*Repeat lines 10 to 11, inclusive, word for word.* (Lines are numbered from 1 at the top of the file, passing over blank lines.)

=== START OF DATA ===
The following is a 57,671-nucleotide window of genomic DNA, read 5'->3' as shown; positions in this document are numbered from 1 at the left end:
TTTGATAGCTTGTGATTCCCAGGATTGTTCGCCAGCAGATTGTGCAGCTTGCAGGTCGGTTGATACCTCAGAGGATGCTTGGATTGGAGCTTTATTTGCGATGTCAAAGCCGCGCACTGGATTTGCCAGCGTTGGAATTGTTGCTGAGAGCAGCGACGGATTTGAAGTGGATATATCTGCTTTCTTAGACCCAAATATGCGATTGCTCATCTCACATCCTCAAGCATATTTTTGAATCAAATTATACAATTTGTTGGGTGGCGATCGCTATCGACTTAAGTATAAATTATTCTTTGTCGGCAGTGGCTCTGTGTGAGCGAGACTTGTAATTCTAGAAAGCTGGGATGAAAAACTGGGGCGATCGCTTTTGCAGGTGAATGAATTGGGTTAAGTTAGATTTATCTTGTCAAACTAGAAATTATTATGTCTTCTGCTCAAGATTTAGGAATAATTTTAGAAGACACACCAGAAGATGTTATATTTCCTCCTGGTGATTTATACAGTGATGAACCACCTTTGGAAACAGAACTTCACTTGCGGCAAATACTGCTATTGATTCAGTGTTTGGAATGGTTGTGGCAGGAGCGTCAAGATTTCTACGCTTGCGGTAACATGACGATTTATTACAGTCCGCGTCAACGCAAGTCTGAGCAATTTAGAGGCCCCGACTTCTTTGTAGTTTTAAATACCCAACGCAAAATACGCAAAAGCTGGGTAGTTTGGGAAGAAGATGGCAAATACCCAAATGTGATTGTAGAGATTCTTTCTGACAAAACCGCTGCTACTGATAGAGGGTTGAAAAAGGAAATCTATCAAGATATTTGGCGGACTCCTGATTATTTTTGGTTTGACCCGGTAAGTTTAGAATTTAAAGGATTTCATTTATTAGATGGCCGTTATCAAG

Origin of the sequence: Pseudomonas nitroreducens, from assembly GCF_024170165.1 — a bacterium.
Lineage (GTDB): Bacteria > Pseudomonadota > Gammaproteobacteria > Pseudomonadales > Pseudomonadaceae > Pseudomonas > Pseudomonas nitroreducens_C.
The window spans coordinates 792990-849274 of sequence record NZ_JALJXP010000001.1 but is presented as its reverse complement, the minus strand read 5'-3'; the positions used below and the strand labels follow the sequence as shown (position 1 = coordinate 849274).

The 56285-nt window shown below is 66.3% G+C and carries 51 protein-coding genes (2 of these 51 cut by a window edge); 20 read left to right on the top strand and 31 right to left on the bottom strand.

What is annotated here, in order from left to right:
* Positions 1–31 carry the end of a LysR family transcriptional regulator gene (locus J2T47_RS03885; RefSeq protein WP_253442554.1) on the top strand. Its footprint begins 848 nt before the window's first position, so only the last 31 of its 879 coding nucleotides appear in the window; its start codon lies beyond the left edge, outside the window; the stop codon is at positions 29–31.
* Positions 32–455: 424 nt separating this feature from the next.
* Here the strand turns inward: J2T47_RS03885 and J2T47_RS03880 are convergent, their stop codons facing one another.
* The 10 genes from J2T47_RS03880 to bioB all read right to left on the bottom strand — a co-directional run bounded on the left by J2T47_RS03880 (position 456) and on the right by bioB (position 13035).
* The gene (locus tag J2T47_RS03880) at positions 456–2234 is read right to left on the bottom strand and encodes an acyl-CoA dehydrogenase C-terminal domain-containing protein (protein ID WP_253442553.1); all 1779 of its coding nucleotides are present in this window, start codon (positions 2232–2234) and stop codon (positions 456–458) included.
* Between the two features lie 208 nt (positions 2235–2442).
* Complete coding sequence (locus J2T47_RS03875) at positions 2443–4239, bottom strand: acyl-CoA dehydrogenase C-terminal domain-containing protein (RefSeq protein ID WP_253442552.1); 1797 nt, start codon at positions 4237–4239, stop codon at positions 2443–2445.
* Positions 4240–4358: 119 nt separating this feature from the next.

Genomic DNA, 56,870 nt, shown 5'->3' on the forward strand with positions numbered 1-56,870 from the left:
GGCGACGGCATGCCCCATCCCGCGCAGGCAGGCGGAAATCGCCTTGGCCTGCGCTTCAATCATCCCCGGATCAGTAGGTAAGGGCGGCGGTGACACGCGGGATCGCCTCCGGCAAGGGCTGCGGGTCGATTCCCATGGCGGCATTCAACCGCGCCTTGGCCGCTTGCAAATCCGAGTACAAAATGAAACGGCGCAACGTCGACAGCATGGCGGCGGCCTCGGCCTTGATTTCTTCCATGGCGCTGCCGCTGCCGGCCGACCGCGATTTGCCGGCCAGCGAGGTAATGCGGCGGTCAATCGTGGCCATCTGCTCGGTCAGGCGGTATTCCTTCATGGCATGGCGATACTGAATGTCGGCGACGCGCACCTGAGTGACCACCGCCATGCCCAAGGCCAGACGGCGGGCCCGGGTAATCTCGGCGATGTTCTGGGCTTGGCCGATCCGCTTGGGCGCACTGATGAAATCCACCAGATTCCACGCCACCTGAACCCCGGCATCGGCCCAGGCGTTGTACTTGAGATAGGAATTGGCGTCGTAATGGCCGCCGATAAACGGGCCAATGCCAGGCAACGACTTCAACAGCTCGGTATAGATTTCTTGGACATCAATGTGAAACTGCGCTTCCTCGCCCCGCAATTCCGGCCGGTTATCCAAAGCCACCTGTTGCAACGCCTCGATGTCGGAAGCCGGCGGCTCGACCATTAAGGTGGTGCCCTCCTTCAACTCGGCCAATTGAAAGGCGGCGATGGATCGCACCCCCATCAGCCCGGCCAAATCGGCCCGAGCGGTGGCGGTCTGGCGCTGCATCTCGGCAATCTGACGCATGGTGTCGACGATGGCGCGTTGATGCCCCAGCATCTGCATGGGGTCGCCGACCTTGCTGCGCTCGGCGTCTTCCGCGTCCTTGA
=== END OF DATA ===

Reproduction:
* Here the strand turns inward: J2T47_RS03885 and J2T47_RS03880 are convergent, their stop codons facing one another.
* The 10 genes from J2T47_RS03880 to bioB all read right to left on the bottom strand — a co-directional run bounded on the left by J2T47_RS03880 (position 456) and on the right by bioB (position 13035).